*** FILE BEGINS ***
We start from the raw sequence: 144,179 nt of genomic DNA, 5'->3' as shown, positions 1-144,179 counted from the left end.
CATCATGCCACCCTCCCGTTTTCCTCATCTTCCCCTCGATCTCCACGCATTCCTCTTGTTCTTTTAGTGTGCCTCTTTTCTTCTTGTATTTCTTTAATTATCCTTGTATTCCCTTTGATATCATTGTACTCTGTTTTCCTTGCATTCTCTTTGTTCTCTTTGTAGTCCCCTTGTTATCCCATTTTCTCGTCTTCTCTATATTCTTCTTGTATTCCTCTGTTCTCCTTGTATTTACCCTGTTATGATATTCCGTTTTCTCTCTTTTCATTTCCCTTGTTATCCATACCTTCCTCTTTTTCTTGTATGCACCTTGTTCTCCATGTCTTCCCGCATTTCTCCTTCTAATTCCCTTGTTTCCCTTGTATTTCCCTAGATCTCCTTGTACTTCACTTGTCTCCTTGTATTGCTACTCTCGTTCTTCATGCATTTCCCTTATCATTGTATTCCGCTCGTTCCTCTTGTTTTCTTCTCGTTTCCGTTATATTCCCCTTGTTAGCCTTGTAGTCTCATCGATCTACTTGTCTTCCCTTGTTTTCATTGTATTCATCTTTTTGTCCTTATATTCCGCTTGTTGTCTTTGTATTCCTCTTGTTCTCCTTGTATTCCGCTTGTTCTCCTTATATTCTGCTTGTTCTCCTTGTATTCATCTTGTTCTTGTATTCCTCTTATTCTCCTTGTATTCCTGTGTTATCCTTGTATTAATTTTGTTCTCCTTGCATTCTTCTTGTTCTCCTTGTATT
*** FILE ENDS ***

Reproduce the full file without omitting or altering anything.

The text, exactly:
We start from the raw sequence: 144,179 nt of genomic DNA, 5'->3' as shown, positions 1-144,179 counted from the left end.
CATCATGCCACCCTCCCGTTTTCCTCATCTTCCCCTCGATCTCCACGCATTCCTCTTGTTCTTTTAGTGTGCCTCTTTTCTTCTTGTATTTCTTTAATTATCCTTGTATTCCCTTTGATATCATTGTACTCTGTTTTCCTTGCATTCTCTTTGTTCTCTTTGTAGTCCCCTTGTTATCCCATTTTCTCGTCTTCTCTATATTCTTCTTGTATTCCTCTGTTCTCCTTGTATTTACCCTGTTATGATATTCCGTTTTCTCTCTTTTCATTTCCCTTGTTATCCATACCTTCCTCTTTTTCTTGTATGCACCTTGTTCTCCATGTCTTCCCGCATTTCTCCTTCTAATTCCCTTGTTTCCCTTGTATTTCCCTAGATCTCCTTGTACTTCACTTGTCTCCTTGTATTGCTACTCTCGTTCTTCATGCATTTCCCTTATCATTGTATTCCGCTCGTTCCTCTTGTTTTCTTCTCGTTTCCGTTATATTCCCCTTGTTAGCCTTGTAGTCTCATCGATCTACTTGTCTTCCCTTGTTTTCATTGTATTCATCTTTTTGTCCTTATATTCCGCTTGTTGTCTTTGTATTCCTCTTGTTCTCCTTGTATTCCGCTTGTTCTCCTTATATTCTGCTTGTTCTCCTTGTATTCATCTTGTTCTTGTATTCCTCTTATTCTCCTTGTATTCCTGTGTTATCCTTGTATTAATTTTGTTCTCCTTGCATTCTTCTTGTTCTCCTTGTATT